In 1819 Thomas Jefferson wrote, “My hearing is distinct in particular conversation, but confused when several voices cross each other, which unfits me for the society of the table.” The social isolation described by Jefferson may lead to depression and dementia. As has been noted by the Alzheimer’s Association, “the brain loves company.”
Hearing loss has serious health implications that go well beyond the social. It has been found that loss of brain tissue may result from hearing loss. Hearing loss is also associated with poor balance and falls, hospitalizations and early mortality. The elderly may be most at risk for these sequelae. Older adults with hearing loss are 2.39 times as likely to fall as those with normal hearing.
The challenges of hearing loss have been exacerbated by the pandemic, but they are not new, and will remain when COVID-19 is just a bad memory. With vital public health measures, new challenges have emerged. Masks are a barrier to effective communication for people with hearing loss, who may rely, at least in part, on lip reading. When we go to the supermarket, cashiers wear masks and stand behind plexiglass shields, which muffle sounds and hide lips, making it impossible for people with hearing loss to communicate. If we go to the doctor or the hospital, we cannot bring someone with us to help communicate with doctors and staffs who are wearing masks and who may not be educated about the needs of people with hearing loss, or about technology that will facilitate meetings.
For many, work and socializing must be done remotely, using tools such as Google Meet and Zoom. Although not as good as those provided by a live captioner, the captions on Google Meet are extraordinarily helpful. Zoom, the most-used platform, will soon provide free captioning. When Zoom isn’t captioned, try placing your iPhone next to your computer and using the free Otter.ai app to transcribe speech to text. Android phones have a similar app, Google Transcribe.
It is estimated that forty-eight million Americans have hearing loss. Yet hearing aids are used by only one in five people who would benefit. On average, people wait seven years after the onset of hearing problems to get hearing aids. Hearing loss has been shown to negatively impact nearly every aspect of our lives, so it is important not to wait. As with most medical conditions, the earlier hearing loss is detected, the better the chances are that something can be done to help. If you are worried that wearing a hearing aid will make you look old, or infirm, consider how NOT wearing a hearing aid will make you look when you respond inappropriately to questions or conversations which you have not heard accurately.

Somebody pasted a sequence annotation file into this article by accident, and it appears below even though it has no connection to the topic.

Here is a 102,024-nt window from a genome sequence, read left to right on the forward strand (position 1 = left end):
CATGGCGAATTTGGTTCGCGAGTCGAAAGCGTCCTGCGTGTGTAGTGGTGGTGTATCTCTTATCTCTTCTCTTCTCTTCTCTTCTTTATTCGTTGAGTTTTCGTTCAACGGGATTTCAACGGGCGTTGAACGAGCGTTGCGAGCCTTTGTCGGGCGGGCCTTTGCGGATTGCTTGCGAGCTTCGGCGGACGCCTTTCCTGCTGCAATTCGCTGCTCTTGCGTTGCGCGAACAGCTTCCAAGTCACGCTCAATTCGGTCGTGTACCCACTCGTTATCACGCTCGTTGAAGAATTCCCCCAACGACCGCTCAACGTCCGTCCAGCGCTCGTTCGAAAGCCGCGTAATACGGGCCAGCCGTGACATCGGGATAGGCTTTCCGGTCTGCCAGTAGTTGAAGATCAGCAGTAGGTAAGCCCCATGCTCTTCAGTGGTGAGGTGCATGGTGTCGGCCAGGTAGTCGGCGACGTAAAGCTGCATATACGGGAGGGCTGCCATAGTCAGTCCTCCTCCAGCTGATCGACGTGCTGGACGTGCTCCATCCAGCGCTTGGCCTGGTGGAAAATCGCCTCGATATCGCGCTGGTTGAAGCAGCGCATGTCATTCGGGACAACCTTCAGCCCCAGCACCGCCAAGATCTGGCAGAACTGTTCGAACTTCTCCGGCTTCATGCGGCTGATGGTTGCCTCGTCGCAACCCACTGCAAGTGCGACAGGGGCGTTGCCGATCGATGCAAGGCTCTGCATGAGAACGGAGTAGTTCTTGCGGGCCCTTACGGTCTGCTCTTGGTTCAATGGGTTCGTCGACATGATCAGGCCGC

Many people purchase hearing aids and never use them, possibly because they are not satisfied when they first try them. It is of course necessary to become accustomed to the new sounds you are hearing, but it is also likely that the hearing aids will need adjustments- tweaking of the programs. So, if your hearing aids don’t meet your expectations, make a list of the situations in which they fall short. Then return to your audiologist for adjustments. And a word about expectations. It is a cliché, but true, hearing aids are not like eyeglasses, which essentially enable normal vision. Hearing aids will not give you 20-20 hearing.
If you suspect a hearing loss, it is important to see a hearing health care or medical professional for a full evaluation. If you do have a hearing loss, become assertive about asking for assistance or accommodations you may need.
The Hearing Loss Association of America has been in the forefront of advocacy efforts to help us face the daily challenges of hearing loss. It is our hope that technology such as captioning will become the new normal even after the threat of COVID has disappeared. We are looking forward to returning to live theater and the movies. But those of us with hearing loss can only fully enjoy those performances when there is captioning and/or hearing loops. Most Broadway shows are now captioned on a free app called GalaPro. Through TDF’s Theater Accessibility Program, you can receive notice of open captioned performances at reduced prices. Many movie theaters have devices that enable access to closed captions, but you have to ask. Some theaters and concert auditoriums have hearing loops, which provide clear sounds if you have a telecoil in your hearing aid or cochlear implant. Planning to go to a museum? Before you go, check with the museum about its accommodations for improved accessibility. Information about many of these resources is available on the HLAA website, hearinglossnyc.org.
At meetings of the HLAA-NYC chapter, in addition to learning from audiologists and surgeons about hearing aids and assistive devices, members discover ways to engage in cultural opportunities. The meetings are an opportunity to improve your ability to cope with the challenges of hearing loss and to meet others who face the same challenges. For more information go to hearinglossnyc.org.
Jonathan Taylor is President of the NYC chapter of the Hearing Loss Association of America.
As with most medical conditions, the earlier hearing loss is detected, the better the chances are that something can be done to help.